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State v. Vallejo

Court of Criminal Appeals of Tennessee, Nashville

November 7, 2014

STATE OF TENNESSEE
v.
DANIEL VALLEJO, JR.

Assigned on Briefs July 16, 2014

Direct Appeal from the Circuit Court for Williamson County No. II-CR106000 James G. Martin, III, Judge

Benjamin C. Signer (on appeal) and Robert W. Jones and M. James Pulido (at trial), Franklin, Tennessee, for the appellant, Daniel Vallejo, Jr.

Robert E. Cooper, Jr., Attorney General and Reporter; Clark B. Thornton, Senior Counsel; Kim R. Helper, District Attorney General; and Tammy Rettig, Assistant District Attorney General, for the appellee, State of Tennessee.

Norma McGee Ogle, J., delivered the opinion of the Court, in which Thomas T. Woodall and Alan E. Glenn, JJ., joined.

OPINION

NORMA MCGEE OGLE, JUDGE

I. Factual Background

In October 2011, the Williamson County Grand Jury indicted the appellant for one count of aggravated burglary, one count of theft of property valued more than $1, 000 but less than $10, 000, and two counts of automobile burglary. The indictment alleged that the crimes occurred between August 17 and 18, 2011.

At trial, Christopher Anderson testified that he and his family lived in a subdivision in Brentwood. Early one morning in August 2011, Mr. Anderson prepared to go to the "Y." When he got outside to his truck, he noticed that the truck's center console was open and that the console's contents were "strewn around." A tool box in the back seat also was open, and bags "had been gone through." However, the only items missing from the truck were an inexpensive pocketknife and some loose change, so Mr. Anderson thought neighborhood children were responsible and went on to the Y. On his way home, he saw a Brentwood police officer and reported the incident to him. The officer dusted the truck for fingerprints and took Mr. Anderson's statement.

Mr. Anderson testified that when he arrived home, he went into his garage and discovered that two hunting bow cases containing bows and accessories; two hunting packs containing a variety of items for hunting such as a global positioning system (GPS), a compass, binoculars, knives, and tools; a set of golf clubs; paintball equipment; and frozen food in the garage freezer also were missing. Mr. Anderson's wife checked her car and discovered that a pack of toilet paper and food were gone. Mr. Anderson said that he reported the stolen items to the police and that their total value was about $5, 200.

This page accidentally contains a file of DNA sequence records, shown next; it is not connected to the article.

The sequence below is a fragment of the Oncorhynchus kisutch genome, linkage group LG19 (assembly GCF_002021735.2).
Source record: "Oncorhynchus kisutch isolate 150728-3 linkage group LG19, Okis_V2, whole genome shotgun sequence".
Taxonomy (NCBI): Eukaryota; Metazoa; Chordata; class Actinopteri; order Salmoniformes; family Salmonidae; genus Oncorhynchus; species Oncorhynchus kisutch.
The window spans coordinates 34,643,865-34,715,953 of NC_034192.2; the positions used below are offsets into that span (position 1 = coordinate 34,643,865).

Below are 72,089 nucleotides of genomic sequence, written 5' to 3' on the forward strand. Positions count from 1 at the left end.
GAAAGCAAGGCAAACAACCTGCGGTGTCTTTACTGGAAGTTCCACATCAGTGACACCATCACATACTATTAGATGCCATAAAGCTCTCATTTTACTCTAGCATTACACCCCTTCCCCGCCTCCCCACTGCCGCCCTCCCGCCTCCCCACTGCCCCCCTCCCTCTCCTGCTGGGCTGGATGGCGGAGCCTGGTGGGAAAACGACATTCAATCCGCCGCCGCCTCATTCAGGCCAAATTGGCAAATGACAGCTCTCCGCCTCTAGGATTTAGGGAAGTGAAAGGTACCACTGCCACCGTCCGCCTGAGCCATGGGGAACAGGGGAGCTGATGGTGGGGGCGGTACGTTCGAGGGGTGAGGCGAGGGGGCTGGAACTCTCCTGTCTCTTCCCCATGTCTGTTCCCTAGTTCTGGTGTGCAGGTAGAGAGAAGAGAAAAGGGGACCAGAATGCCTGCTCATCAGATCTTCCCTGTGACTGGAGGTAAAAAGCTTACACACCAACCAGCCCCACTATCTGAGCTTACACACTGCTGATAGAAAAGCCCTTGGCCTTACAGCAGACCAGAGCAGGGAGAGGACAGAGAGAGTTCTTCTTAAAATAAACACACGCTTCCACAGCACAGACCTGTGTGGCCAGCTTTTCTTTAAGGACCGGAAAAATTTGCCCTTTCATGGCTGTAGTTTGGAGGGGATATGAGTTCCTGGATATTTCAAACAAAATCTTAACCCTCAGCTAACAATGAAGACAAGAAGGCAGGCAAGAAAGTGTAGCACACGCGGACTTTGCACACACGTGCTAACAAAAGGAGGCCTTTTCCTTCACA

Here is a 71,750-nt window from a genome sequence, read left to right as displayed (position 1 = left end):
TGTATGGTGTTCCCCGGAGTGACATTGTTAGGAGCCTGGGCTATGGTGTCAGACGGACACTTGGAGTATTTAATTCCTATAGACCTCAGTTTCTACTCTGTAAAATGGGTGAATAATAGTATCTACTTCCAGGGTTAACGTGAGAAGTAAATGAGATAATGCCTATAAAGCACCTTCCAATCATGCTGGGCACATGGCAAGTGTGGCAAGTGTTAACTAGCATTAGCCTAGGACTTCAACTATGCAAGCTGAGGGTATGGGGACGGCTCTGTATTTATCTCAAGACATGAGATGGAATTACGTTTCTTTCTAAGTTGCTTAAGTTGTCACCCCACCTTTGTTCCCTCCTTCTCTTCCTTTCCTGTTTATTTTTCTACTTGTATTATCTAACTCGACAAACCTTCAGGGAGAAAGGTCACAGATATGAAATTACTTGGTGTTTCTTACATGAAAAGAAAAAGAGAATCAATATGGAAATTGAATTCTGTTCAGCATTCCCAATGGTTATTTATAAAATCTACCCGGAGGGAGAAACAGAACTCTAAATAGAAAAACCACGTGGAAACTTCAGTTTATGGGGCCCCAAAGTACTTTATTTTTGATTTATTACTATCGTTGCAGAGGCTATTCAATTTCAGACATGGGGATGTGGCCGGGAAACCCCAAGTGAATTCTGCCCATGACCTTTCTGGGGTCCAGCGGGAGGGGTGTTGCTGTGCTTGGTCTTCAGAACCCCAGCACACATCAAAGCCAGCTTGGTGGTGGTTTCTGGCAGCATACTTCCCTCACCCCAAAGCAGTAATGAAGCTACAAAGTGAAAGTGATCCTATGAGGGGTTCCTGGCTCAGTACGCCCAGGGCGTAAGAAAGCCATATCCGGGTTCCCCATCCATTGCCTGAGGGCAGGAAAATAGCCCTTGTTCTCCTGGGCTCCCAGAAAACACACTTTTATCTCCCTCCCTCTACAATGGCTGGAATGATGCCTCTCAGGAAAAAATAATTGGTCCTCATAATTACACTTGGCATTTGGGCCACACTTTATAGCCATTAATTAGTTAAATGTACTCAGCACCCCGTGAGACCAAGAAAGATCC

Mr. Anderson testified that at the time of the incident, his and his wife's unlocked vehicles had been parked in their driveway. The back door to their garage, which was attached to their home, also was unlocked. At some point, Detective Alan Keller e-mailed photographs of a Red Head backpack, an Estwing hatchet, a Leatherman multi-tool, some knives, and a Case knife and sheath to Mr. Anderson. Mr. Anderson immediately recognized some of the items as his stolen property. In particular, he was "[a]bsolutely certain" the Case knife was his because the "special production" knife had an elk horn handle, and he previously had repaired the stitching on the sheath, making the sheath very distinguishable. When he saw the items in person, he was able to confirm they were his, and Detective Keller returned the items to him.

On cross-examination, Mr. Anderson testified that after he discovered the items were missing from his garage, he telephoned the Brentwood police officer he had talked with earlier, and the officer came to his home. However, the officer did not dust the garage for fingerprints. Mr. Anderson acknowledged that serial numbers were not on any of the stolen items.

Rebecca Anderson, Christopher Anderson's wife, testified that her husband kept a lot of hunting and sporting equipment in their garage. In August 2011, someone entered the garage, took personal items and food, and looked through a box of photographs. Before the theft, Mrs. Anderson had gone to the grocery store, and she had a large pack of toilet paper in the back of her car. The toilet paper also was missing. Mrs. Anderson estimated that the value of the missing food and toilet paper was $75. She said she did not give anyone permission to enter her home or car or take her property.